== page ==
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Lightning break out into special teams during training camp

The team worked on the power play for much of the first half of Saturday's session, with some penalty-kill groups added in the mix, too.
Lightning center Tyler Johnson, left, talks with center Brayden Point during a break at Amalie Arena on July 15, 2020.
Lightning center Tyler Johnson, left, talks with center Brayden Point during a break at Amalie Arena on July 15, 2020. [ DIRK SHADD | Times ]
Published Jul. 18, 2020|Updated Jul. 18, 2020

TAMPA — If one thing has been made obvious during Lightning training camp, it’s that special teams will be an emphasis ahead of the playoffs.

After working on the power play Friday, Tampa Bay spent Saturday on the power play again, with penalty-kill work added later in the session.

Before the session actually began, 12 players hit the ice to work on the power play with assistant coaches Jeff Halpern and Todd Richards.

The power-play groups resembled a similar flow as they did before the four-month shutdown. The first group — Victor Hedman, Brayden Point, Alex Killorn, Steven Stamkos and Nikita Kucherov — worked with the second group — Mikhail Sergachev, Yanni Gourde, Patrick Maroon, Ondrej Palat and Tyler Johnson — against goaltenders Andrei Vasilevskiy and Curtis McElhinney.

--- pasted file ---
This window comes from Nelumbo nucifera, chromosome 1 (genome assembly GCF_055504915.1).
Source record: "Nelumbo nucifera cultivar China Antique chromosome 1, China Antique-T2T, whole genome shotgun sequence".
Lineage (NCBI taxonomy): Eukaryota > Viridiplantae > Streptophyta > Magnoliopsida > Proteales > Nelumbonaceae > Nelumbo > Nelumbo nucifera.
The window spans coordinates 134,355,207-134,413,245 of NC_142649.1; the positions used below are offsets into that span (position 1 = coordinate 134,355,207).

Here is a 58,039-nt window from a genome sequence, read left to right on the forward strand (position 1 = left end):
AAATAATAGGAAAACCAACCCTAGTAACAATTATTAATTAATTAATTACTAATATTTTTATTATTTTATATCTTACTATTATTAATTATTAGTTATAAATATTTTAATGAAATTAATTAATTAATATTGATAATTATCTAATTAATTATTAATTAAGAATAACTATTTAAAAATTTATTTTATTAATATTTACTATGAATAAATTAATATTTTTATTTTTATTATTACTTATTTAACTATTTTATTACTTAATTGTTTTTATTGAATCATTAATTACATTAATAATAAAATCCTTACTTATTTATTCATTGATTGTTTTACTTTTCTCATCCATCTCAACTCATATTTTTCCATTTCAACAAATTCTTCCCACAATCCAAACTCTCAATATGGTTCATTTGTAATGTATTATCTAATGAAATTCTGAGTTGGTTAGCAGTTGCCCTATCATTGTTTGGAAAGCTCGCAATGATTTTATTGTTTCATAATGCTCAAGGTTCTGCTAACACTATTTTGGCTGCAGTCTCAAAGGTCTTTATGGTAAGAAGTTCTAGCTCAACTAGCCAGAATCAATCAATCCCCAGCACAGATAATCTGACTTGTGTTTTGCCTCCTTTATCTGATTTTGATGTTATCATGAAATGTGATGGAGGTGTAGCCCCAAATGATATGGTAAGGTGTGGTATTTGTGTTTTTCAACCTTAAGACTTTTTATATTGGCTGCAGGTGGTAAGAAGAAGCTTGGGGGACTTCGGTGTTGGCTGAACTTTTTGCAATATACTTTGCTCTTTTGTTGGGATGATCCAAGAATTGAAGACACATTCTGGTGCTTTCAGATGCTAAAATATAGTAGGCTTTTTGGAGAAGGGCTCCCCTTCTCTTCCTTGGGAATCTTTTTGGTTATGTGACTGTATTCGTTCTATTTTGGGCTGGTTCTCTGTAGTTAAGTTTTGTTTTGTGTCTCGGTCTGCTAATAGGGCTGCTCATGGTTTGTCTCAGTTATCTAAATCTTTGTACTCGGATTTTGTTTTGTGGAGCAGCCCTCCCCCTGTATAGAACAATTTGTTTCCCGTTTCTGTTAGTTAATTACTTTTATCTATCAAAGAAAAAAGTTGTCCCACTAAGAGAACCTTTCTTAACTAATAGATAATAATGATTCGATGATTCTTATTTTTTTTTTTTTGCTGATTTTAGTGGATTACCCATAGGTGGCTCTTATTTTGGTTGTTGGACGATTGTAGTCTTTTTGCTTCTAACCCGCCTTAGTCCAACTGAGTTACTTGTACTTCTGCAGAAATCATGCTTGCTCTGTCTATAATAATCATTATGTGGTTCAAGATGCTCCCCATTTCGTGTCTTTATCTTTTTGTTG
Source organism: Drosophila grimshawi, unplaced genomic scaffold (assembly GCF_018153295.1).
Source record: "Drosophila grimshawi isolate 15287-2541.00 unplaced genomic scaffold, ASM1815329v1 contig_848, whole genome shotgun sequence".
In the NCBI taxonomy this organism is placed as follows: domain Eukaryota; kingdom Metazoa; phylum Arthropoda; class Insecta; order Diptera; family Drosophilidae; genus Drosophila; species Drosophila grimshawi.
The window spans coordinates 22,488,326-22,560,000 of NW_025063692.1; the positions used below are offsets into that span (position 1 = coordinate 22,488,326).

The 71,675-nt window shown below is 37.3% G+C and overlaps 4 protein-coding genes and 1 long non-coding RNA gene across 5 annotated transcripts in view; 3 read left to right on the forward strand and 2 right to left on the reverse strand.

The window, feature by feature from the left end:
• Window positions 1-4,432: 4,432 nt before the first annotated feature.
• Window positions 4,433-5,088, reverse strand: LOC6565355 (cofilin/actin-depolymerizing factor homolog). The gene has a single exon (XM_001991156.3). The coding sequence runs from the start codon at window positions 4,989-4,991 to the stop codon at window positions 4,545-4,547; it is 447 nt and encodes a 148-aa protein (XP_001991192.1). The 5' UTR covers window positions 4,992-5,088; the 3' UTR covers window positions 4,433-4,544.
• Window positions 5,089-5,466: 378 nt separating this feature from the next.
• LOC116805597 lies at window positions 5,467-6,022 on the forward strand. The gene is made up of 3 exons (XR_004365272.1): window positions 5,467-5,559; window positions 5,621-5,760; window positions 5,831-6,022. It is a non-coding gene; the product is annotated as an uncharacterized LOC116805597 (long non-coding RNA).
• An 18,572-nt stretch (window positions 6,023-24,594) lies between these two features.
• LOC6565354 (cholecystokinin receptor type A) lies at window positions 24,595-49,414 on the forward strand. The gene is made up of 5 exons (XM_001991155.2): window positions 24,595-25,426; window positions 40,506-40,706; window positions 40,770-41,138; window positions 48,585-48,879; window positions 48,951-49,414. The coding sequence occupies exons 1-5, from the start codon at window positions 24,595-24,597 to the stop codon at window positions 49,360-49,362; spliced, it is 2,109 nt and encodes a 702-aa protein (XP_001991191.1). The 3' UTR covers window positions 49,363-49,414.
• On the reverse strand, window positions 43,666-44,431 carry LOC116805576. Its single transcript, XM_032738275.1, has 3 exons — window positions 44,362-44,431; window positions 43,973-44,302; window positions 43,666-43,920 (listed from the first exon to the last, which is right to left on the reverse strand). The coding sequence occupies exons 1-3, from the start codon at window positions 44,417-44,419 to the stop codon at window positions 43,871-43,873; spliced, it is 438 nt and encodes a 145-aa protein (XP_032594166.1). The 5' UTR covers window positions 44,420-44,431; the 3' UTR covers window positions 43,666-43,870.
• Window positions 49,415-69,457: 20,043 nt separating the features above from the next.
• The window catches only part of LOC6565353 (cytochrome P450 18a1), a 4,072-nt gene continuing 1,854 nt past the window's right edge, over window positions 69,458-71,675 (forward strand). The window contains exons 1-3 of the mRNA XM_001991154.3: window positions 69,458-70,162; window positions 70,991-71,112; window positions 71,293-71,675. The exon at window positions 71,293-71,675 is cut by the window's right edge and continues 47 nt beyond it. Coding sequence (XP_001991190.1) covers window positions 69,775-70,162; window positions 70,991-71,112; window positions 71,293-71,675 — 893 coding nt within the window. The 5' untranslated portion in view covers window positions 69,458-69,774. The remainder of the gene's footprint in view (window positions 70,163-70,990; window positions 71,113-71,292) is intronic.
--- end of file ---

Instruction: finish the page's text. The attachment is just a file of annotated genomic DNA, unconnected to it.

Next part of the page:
Related: Fox Sports Sun will air Lightning exhibition, round-robin games

When the rest of the team, minus Cedric Paquette, joined the power-play group, it broke out into a normal warmup before working in the penalty-kill lineups.

The penalty-kill broke out into many units, likely testing the possibility that multiple players can fill into different spots if needed. For instance, if Paquette is unable to play, Mitchell Stephens could fill in.

Related: What did it take to get the NHL back in time for the playoffs?

One of the main penalty-kill groups consisted of Killorn, Anthony Cirelli, Ryan McDonagh and Erik Cernak. Another main group consisted of Blake Coleman, Barclay Goodrow, Kevin Shattenkirk and Jan Rutta.

In the second half of the season, the Lightning’s power play hit a slump without Stamkos in that core group. Stamkos’ last game started the stretch of 5-for-25 on the power play over eight games.

“I think a big part of that was missing Stammer and trying to adjust without him,” Point said during Saturday’s Zoom video conference. “Hopefully we have him back. I think simplifying is a big (factor). Sometimes you try to get cute and overpass and try to look for the perfect play, and sometimes just getting the puck to the net is the play.”

Contact Mari Faiello at mfaiello@tampabay.com. Follow @faiello_mari.

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